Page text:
An opportunity has arisen for a talented statistician with an interest in methodology development to join Dr Paul Newcombe's group at the MRC Biostatistics Unit, Cambridge University. In a recent trend "meta-GWAS", comprising tens of thousands of people, have boosted the power of genetic association studies. However, the availability of many correlated genetic variants as well as the logistics of sharing data on such a large scale presents analytical challenges and typically variants are only analysed one-at-a-time. This complicates interpretation and the ability of "fine-mapping" efforts to identify a small set of variants for functional follow-up. The proposed initial project will focus on developing novel statistical methods to extract better inference from the increasing wealth of publicly available meta-GWAS results. Methods will be developed and tested using real life datasets, in particular a collaboration with Dr Zsofia Kote-Jarai's group at the Institute of Cancer Research (Sutton) to explore genetic drivers of prostate cancer risk. This post offers an exciting opportunity to work alongside and build collaborative relationships with world-leading researchers, while addressing cutting-edge research questions in rich and real datasets. There will be opportunities to lead projects as well as publish papers as a first author in high quality peer-reviewed journals.
Dr Paul Newcombe's group was formed with the broad aim of developing statistical methods for the analysis of genomic data to improve understanding of common diseases and disease traits in humans. In addition to the proposed project above, there is scope for work on a range of other topics and the post holder will be encouraged to develop other research interests relevant to the goals of the group. For more information about Dr Paul Newcombe's research see: https://www.mrc-bsu.cam.ac.uk/people/in-alphabetical-order/n-to-s/paul-newcombe/. The MRC Biostatistics Unit (https://www.mrc-bsu.cam.ac.uk), located in Cambridge and now part of the University, undertakes research on statistical methods and their application to the design, analysis and interpretation of biomedical studies, to advance understanding of the cause, natural history and treatment of disease, and to evaluate public health strategies. It is the largest grouping of statisticians in Europe and offers an excellent environment in which to develop a career.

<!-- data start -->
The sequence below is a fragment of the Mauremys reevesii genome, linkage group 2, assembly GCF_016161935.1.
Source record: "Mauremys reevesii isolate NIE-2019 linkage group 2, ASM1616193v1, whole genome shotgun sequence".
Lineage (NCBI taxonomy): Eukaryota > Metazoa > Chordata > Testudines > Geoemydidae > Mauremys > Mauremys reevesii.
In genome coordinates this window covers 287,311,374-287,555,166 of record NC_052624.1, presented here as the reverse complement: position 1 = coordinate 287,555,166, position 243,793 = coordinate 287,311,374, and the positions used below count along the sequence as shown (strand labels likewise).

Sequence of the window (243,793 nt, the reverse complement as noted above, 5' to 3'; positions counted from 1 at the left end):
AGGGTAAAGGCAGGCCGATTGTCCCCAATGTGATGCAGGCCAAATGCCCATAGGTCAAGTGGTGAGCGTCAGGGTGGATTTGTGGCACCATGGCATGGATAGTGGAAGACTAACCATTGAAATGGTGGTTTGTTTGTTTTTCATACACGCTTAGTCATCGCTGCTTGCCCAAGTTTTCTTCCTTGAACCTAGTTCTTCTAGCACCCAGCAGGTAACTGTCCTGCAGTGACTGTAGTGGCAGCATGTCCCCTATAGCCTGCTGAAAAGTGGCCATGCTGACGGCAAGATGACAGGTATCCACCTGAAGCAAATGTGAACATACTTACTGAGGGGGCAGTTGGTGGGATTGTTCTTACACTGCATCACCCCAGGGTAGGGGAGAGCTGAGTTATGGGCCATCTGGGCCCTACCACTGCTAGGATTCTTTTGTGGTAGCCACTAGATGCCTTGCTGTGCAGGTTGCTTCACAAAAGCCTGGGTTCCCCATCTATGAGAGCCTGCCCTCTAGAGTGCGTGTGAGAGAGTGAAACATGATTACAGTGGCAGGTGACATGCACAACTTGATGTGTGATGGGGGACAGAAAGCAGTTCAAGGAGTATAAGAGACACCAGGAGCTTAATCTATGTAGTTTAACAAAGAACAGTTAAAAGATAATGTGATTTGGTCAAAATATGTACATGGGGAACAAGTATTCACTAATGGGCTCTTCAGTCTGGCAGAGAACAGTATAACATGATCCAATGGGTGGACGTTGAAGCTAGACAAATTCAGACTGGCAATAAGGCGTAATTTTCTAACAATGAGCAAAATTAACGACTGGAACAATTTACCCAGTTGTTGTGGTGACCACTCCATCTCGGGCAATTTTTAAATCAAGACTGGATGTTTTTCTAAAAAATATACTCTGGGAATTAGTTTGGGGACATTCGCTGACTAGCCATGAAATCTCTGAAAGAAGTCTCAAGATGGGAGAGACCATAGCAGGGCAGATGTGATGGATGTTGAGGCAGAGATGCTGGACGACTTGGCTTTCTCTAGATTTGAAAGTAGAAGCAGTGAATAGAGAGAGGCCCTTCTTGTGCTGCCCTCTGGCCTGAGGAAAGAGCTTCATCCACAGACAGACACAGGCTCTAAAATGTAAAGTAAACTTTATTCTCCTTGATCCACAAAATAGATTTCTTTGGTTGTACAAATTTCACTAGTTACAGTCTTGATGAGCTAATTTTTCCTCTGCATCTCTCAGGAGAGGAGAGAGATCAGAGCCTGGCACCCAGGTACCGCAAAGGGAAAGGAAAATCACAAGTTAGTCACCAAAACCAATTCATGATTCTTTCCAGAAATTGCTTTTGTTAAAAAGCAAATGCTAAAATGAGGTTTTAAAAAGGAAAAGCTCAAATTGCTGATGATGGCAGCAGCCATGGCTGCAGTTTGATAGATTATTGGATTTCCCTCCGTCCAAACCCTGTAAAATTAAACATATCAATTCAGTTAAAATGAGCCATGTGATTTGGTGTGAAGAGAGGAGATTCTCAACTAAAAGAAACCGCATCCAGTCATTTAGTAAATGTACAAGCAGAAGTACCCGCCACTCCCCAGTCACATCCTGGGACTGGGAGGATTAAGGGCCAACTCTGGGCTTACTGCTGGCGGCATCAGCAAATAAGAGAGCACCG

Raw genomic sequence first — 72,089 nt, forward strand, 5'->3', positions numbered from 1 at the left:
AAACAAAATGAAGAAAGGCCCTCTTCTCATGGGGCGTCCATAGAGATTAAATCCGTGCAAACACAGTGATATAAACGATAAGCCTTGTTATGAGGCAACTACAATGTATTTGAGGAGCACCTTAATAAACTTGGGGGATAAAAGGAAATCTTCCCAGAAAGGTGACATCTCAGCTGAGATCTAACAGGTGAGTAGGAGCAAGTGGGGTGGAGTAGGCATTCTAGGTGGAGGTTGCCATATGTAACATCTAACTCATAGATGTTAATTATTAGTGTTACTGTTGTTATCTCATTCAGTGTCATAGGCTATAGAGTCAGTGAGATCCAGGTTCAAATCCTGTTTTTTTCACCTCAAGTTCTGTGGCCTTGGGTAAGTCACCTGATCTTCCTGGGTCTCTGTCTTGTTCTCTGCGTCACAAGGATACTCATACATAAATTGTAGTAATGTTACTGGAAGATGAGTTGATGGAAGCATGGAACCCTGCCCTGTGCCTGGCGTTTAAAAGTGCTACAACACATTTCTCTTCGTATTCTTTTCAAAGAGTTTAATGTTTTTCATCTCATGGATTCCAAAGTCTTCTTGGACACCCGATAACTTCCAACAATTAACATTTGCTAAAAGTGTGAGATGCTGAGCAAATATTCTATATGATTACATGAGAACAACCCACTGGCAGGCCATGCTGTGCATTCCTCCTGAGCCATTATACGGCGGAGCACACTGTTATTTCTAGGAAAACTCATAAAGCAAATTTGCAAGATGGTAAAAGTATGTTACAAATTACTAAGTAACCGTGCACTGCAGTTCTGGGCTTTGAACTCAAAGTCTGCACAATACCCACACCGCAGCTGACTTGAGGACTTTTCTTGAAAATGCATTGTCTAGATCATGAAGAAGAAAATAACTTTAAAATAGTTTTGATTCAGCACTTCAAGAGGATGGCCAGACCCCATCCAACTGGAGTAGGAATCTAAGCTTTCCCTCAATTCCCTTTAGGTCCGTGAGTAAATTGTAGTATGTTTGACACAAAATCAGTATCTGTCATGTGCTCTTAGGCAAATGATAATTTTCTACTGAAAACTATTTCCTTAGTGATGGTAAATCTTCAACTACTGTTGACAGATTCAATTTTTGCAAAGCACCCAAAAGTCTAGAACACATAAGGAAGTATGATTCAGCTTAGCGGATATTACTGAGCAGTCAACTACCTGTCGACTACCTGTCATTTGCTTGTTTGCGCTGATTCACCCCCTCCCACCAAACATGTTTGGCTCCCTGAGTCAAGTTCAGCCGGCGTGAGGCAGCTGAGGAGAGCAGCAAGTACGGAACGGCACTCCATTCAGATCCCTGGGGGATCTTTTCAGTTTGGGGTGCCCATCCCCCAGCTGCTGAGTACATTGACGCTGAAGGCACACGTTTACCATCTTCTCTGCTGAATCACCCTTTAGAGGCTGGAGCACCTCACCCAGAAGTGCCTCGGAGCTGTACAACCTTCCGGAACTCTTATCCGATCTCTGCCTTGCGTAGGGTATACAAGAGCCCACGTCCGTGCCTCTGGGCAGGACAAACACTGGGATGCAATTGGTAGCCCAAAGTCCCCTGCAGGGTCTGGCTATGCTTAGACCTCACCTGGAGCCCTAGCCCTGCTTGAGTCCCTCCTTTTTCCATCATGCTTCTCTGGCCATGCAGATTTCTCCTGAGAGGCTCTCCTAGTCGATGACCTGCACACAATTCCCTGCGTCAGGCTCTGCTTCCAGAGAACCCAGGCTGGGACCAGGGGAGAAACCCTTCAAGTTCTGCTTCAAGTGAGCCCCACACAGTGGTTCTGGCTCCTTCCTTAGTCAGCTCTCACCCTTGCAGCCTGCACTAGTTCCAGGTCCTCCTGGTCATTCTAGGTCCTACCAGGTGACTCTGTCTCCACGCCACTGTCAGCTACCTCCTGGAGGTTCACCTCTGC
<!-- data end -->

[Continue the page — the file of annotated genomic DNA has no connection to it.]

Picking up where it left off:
By the time they take up the appointment, the successful applicant will have a PhD (or equivalent) in a strongly quantitative subject, ideally statistics. Experience of Bayesian methodology and, in particular, approaches to variable selection/sparse regression would be desirable. An understanding of genomics would be advantageous but not essential; full training will be given on the basic concepts necessary to the post. Most important are an inquisitive mind and the desire to develop and apply statistical methodology to questions of substantive biological importance and disease relevance. The successful applicant will be supported in their career development with a range of formal courses and on-the-job training.
This post is a fixed-term 3 year training programme.
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The closing date for applications is Wednesday 25th October 2017. Interviews are likely to be held on Monday 6th November 2017.
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